RESIGNATION & DISCIPLINE: Can an employer proceed with a disciplinary enquiry after an employee resigns with immediate effect on receipt of a notice of suspension or notice of enquiry?
No & Yes
“No” – said the Labour Court in Kalipa Mtati v KPMG Servicesin October 2016 .
“Yes” – said the court later in Coetzee v Zeitzon 14 June 2018.
Coetzee resigned “with immediate effect” when his employer The Zeitz Trust served him with a notice of suspension on allegations of serious misconduct. Coetzee disputed the Trust’s right to continue with the disciplinary process against him.
He made an urgent application to the Labour Court to have the disciplinary process declared unlawful, invalid and of no force and effect. And he attempted to interdict the Trust from continuing and finalising the disciplinary process against him. He based his case on the decision in Kalipa Mtata
The court said it was not legally obliged to follow the Kalipa Mtatijudgment. And it explained why it would not for the sake of ‘clarity of the legal position’. It referred to what it considered to be the correct reflection of the law as stated in the LC judgment in Vodacom v Motsaand Another 2016(3) SA 116 (LC) that stated in the following extract –
“The principles that regulate a resignation are well established. Resignation is a unilateral act…. When an employee gives the required notice, the contract terminates at the end of the notice period. When an employee leaves his or her employment without giving the required period of notice, the employee breaches the contract.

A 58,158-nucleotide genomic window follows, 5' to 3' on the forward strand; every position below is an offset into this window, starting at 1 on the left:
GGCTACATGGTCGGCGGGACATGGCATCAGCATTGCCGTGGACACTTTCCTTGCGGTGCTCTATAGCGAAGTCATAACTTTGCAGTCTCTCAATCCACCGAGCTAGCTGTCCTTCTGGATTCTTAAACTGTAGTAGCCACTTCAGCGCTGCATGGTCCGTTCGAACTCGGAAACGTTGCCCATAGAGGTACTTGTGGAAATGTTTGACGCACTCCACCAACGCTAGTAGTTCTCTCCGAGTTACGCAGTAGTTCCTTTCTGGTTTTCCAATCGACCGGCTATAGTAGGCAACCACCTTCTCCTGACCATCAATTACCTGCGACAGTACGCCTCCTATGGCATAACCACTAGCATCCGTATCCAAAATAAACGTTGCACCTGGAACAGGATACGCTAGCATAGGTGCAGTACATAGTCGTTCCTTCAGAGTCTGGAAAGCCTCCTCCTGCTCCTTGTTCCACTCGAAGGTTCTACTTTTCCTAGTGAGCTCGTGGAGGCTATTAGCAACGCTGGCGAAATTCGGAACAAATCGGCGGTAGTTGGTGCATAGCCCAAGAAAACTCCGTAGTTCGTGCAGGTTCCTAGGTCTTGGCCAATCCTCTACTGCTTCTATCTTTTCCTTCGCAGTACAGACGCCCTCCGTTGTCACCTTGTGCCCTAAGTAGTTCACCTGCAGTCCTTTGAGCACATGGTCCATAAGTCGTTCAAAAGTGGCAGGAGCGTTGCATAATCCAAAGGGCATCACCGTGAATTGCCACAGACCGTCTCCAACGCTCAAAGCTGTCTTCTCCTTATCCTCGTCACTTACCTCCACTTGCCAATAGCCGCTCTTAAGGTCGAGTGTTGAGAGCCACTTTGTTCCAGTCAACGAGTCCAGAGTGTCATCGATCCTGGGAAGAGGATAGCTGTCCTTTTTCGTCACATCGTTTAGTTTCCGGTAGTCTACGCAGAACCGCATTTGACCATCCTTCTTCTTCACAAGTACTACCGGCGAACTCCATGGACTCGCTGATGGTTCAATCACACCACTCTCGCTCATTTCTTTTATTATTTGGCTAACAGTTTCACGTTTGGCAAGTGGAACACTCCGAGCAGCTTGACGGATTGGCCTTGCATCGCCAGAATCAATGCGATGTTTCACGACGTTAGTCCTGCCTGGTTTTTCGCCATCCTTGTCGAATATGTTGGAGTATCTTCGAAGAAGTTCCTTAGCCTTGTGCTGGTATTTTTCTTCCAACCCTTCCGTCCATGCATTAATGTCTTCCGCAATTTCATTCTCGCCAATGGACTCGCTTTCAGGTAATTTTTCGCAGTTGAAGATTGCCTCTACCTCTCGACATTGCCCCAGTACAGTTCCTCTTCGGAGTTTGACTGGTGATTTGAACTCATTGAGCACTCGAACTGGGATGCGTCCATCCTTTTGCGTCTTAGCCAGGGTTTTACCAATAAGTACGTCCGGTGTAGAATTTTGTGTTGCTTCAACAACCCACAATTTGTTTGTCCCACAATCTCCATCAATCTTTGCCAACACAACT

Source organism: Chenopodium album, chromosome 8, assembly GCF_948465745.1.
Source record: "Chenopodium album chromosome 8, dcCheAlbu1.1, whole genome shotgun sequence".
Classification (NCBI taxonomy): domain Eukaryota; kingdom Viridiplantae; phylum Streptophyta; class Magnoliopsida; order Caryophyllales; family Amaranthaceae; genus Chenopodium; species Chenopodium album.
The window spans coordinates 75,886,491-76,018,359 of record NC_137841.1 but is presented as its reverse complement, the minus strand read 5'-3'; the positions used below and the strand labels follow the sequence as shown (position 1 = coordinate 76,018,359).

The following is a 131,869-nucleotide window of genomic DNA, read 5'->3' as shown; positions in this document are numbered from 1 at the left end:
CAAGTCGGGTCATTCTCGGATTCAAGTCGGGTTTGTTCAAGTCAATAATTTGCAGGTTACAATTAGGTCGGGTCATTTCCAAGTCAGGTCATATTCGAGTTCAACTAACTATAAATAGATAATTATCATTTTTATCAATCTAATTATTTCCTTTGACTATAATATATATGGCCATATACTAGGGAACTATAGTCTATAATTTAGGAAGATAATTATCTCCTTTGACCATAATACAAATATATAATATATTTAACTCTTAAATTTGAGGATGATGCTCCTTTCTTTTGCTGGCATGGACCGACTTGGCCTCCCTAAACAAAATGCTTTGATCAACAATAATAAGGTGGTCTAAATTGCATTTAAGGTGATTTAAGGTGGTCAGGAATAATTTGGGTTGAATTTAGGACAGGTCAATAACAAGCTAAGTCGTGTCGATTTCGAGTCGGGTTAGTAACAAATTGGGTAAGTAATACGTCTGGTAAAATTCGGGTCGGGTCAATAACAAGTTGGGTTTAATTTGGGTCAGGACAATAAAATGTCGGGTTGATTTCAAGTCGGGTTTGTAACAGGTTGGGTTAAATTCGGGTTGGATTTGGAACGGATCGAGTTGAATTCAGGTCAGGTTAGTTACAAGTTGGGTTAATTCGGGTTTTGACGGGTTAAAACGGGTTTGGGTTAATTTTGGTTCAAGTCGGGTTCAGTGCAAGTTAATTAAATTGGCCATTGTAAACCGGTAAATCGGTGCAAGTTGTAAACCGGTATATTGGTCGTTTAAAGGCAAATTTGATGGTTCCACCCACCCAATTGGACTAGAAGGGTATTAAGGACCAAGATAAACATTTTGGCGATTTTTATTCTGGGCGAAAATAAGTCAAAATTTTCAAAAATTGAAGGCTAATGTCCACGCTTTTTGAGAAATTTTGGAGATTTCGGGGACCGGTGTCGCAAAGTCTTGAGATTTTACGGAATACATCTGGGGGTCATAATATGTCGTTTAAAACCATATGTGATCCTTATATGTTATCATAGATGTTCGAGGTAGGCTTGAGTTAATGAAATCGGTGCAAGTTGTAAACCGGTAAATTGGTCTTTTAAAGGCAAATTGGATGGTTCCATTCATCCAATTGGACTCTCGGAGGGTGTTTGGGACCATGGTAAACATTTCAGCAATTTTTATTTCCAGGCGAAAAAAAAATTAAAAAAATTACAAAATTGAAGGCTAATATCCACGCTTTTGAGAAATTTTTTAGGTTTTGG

Ordinary contractual rules dictate that the employer may hold the employee to the contract and seek an order of specific performance requiring the employee to serve the period of notice….”
Employers can reject “immediate effect”
This means the employer can hold the employee to the contractual notice period and reject the “immediate effect” condition of the resignation. It includes the employer’s entitlement to proceed with the enquiry despite the resignation to the “immediate effect”. An employee is entitled to resign with immediate effect only in the case of a material breach of contract by the employer.
The judgment is in line with the principles stated by the LC in Lottering–
- Resignations must be unequivocal (ie leaving no doubt);
- Once given, they can’t be withdrawn unless by agreement;
- They don’t require acceptance by the employer- it’s a unilateral act;
- The contract does not terminate on the date the notice is given but when the notice period expires; and
- If the employer waives a part of the notice, the contract terminates when the employee leaves work (ie at the start of the waived period).
TIP: The message from the Coetzee judgement is clear: An employee cannot escape workplace justice simply by resigning with immediate effect when faced with the prospect of being held to account for misconduct. Employers should proceed with disciplinary enquiries in these cases to maintain the credibility of its workplace rules and procedures.
Kalipa Mtati v KPMG Services (Pty) Ltd J2277/16; 18 October 2016
Coetzee v Zeitz Mocaa Foundation Trust and Another (C517/2018)  ZALCCT 20; (2018) 39 ILJ 2529 (LC) (14 June 2018)
Vodacom (Pty) Ltd v Motsa and Another 2016(3) SA 116 (LC)
Source: Worklaw Newsflash April 2019
Lottering & Others v Stellenbosch Municipality (LC Case no.: C159/2010 Date of judgment: 7 May 2010)
Source: Deale Attorneys